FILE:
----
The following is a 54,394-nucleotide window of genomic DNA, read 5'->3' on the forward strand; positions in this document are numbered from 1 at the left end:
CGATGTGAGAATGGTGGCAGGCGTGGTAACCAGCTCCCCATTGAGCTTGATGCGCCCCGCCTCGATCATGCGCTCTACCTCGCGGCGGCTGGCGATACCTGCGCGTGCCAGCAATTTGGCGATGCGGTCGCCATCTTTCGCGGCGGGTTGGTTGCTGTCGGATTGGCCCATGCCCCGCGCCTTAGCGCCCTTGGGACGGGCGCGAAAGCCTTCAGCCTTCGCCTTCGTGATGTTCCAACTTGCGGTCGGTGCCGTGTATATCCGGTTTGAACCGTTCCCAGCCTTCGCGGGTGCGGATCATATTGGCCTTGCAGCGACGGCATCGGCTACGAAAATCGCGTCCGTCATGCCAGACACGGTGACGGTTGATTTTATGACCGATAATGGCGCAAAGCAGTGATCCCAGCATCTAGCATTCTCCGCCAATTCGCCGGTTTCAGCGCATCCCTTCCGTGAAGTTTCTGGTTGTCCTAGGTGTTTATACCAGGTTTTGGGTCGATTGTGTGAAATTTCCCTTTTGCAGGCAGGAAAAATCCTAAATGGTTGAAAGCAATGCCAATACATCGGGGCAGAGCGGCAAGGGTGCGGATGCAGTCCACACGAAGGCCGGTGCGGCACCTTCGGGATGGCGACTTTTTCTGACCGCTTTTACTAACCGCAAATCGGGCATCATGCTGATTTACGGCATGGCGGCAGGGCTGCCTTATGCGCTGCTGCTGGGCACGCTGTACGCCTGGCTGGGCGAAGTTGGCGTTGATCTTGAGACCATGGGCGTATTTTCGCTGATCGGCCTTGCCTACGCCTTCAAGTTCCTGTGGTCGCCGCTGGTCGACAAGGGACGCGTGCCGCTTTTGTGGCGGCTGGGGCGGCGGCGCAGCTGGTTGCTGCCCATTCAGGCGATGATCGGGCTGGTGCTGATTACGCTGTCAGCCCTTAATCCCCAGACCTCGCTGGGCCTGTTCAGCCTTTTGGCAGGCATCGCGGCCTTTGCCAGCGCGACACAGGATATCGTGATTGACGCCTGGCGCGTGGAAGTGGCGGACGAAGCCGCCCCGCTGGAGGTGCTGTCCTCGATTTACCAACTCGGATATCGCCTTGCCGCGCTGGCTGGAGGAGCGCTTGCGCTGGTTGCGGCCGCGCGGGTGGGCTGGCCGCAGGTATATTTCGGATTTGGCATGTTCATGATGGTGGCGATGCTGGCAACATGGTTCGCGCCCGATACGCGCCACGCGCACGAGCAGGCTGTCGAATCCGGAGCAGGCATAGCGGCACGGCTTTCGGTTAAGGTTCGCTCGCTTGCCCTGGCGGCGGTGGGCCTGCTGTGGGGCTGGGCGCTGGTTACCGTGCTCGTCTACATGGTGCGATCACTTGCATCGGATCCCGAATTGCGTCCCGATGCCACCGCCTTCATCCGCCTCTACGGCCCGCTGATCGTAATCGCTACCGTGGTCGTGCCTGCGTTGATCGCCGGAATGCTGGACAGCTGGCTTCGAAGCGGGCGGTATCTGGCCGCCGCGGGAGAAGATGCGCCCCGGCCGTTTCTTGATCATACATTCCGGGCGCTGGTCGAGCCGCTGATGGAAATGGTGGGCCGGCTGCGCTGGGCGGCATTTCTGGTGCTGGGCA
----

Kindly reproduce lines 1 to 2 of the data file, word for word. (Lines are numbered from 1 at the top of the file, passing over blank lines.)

The following is a 54,394-nucleotide window of genomic DNA, read 5'->3' on the forward strand; positions in this document are numbered from 1 at the left end:
CGATGTGAGAATGGTGGCAGGCGTGGTAACCAGCTCCCCATTGAGCTTGATGCGCCCCGCCTCGATCATGCGCTCTACCTCGCGGCGGCTGGCGATACCTGCGCGTGCCAGCAATTTGGCGATGCGGTCGCCATCTTTCGCGGCGGGTTGGTTGCTGTCGGATTGGCCCATGCCCCGCGCCTTAGCGCCCTTGGGACGGGCGCGAAAGCCTTCAGCCTTCGCCTTCGTGATGTTCCAACTTGCGGTCGGTGCCGTGTATATCCGGTTTGAACCGTTCCCAGCCTTCGCGGGTGCGGATCATATTGGCCTTGCAGCGACGGCATCGGCTACGAAAATCGCGTCCGTCATGCCAGACACGGTGACGGTTGATTTTATGACCGATAATGGCGCAAAGCAGTGATCCCAGCATCTAGCATTCTCCGCCAATTCGCCGGTTTCAGCGCATCCCTTCCGTGAAGTTTCTGGTTGTCCTAGGTGTTTATACCAGGTTTTGGGTCGATTGTGTGAAATTTCCCTTTTGCAGGCAGGAAAAATCCTAAATGGTTGAAAGCAATGCCAATACATCGGGGCAGAGCGGCAAGGGTGCGGATGCAGTCCACACGAAGGCCGGTGCGGCACCTTCGGGATGGCGACTTTTTCTGACCGCTTTTACTAACCGCAAATCGGGCATCATGCTGATTTACGGCATGGCGGCAGGGCTGCCTTATGCGCTGCTGCTGGGCACGCTGTACGCCTGGCTGGGCGAAGTTGGCGTTGATCTTGAGACCATGGGCGTATTTTCGCTGATCGGCCTTGCCTACGCCTTCAAGTTCCTGTGGTCGCCGCTGGTCGACAAGGGACGCGTGCCGCTTTTGTGGCGGCTGGGGCGGCGGCGCAGCTGGTTGCTGCCCATTCAGGCGATGATCGGGCTGGTGCTGATTACGCTGTCAGCCCTTAATCCCCAGACCTCGCTGGGCCTGTTCAGCCTTTTGGCAGGCATCGCGGCCTTTGCCAGCGCGACACAGGATATCGTGATTGACGCCTGGCGCGTGGAAGTGGCGGACGAAGCCGCCCCGCTGGAGGTGCTGTCCTCGATTTACCAACTCGGATATCGCCTTGCCGCGCTGGCTGGAGGAGCGCTTGCGCTGGTTGCGGCCGCGCGGGTGGGCTGGCCGCAGGTATATTTCGGATTTGGCATGTTCATGATGGTGGCGATGCTGGCAACATGGTTCGCGCCCGATACGCGCCACGCGCACGAGCAGGCTGTCGAATCCGGAGCAGGCATAGCGGCACGGCTTTCGGTTAAGGTTCGCTCGCTTGCCCTGGCGGCGGTGGGCCTGCTGTGGGGCTGGGCGCTGGTTACCGTGCTCGTCTACATGGTGCGATCACTTGCATCGGATCCCGAATTGCGTCCCGATGCCACCGCCTTCATCCGCCTCTACGGCCCGCTGATCGTAATCGCTACCGTGGTCGTGCCTGCGTTGATCGCCGGAATGCTGGACAGCTGGCTTCGAAGCGGGCGGTATCTGGCCGCCGCGGGAGAAGATGCGCCCCGGCCGTTTCTTGATCATACATTCCGGGCGCTGGTCGAGCCGCTGATGGAAATGGTGGGCCGGCTGCGCTGGGCGGCATTTCTGGTGCTGGGCA